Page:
IKEA: the next big TV store?

Beginning this summer in Europe, the Sweden-based furniture store IKEA will sell televisions as "built-in feature[s] of their cabinets and other pieces." Hello, cinnamon buns and channel changers.

Jessica Gow/AP
LED TV and sound system integrated in the furniture are part of a mock-up for Swedish home furniture firm IKEA's venture into home electronics, shown to the press in Stockholm on April 16, 2012. The new furniture range, named UPPLEVA, the Swedish word for experience, integrates a LED TV, a sound system with wireless bass speakers, an internet connection and CD, DVD, and Blu-ray players are set to hit the market in June.

I’ll take some Swedish meatballs with that DVD Player. Ikea, everyone’s favorite warehouse of particleboard furniture, is going to start delivers consumer electronics to customers this summer starting with Europe.

You know when you go through the show rooms and see fake televisions perfectly nestled into an Ikea armoire? This time the TV is going to be real and for sale. According to Reuters, the Swedish furniture retailer is selling these electronics as a built-in feature of their cabinets and other pieces of furniture. Ikea has teamed up with TCL Multimedia, a Chinese electronics manufacturer, to create the devices.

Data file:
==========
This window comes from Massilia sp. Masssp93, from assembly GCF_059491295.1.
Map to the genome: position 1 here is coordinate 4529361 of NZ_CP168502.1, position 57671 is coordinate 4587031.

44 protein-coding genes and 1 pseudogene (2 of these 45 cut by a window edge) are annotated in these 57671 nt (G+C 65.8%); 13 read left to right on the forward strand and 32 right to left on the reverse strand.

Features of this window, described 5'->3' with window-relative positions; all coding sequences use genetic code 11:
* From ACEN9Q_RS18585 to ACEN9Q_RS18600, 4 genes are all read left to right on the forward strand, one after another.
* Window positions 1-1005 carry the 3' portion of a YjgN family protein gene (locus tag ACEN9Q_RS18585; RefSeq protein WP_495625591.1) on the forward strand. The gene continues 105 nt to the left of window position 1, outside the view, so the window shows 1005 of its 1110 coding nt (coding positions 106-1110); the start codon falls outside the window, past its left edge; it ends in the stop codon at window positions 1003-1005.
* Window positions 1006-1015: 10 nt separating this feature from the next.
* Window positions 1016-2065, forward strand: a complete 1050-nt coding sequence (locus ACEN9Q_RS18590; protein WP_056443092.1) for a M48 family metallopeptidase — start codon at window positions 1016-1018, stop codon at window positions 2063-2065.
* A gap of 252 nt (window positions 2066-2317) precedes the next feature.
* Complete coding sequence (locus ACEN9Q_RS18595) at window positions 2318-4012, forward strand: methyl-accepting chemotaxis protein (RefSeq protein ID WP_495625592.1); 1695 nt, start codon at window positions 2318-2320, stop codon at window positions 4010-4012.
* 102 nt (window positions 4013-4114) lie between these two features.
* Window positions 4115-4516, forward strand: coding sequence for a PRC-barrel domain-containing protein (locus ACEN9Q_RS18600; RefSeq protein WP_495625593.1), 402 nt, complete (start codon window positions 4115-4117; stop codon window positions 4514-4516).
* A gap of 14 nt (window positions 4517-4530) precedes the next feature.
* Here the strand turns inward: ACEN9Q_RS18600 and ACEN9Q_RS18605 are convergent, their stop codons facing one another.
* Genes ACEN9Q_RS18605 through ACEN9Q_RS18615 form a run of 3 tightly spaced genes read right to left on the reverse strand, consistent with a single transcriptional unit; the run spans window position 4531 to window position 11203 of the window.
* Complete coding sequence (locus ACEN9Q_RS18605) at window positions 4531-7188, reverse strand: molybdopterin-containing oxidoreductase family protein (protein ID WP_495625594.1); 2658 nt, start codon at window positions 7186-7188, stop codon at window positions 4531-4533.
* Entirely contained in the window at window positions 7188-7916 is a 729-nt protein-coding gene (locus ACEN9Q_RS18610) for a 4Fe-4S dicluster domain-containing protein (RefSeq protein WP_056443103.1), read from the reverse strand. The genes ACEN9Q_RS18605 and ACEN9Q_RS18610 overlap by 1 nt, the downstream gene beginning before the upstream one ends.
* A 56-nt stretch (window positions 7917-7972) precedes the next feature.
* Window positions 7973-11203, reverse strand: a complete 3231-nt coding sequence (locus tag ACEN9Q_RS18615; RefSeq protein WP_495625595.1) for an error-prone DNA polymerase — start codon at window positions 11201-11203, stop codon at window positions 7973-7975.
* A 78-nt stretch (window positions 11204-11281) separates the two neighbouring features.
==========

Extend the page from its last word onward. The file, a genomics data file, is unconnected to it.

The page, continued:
Ikea’s “living room chief” Magnus Bodesson explained to Reuters that the furniture is designed to match electronics with its furniture, and to avoid messy cords. Hopefully this will mean Ikea has found electronics that won’t make your TV stand bow in the middle.

Ikea has not provided any outlook on whether the electronics’ prices will reflect Ikea’s otherwise low prices. Bodesson does, however, say that Ikea’s model allows the company to sell items at their lowest prices and is “convinced that this will be a really big success.” While electronics retailers are struggling, this could be Ikea’s opportunity to provide discounted electronics, while device-lovers can grab their wares online.

In any case, the furniture is bound to be popular with European collegians this summer. The line is set to arrive in five European cities by this June, then seven more in fall, finally reaching the rest of us in 2013.

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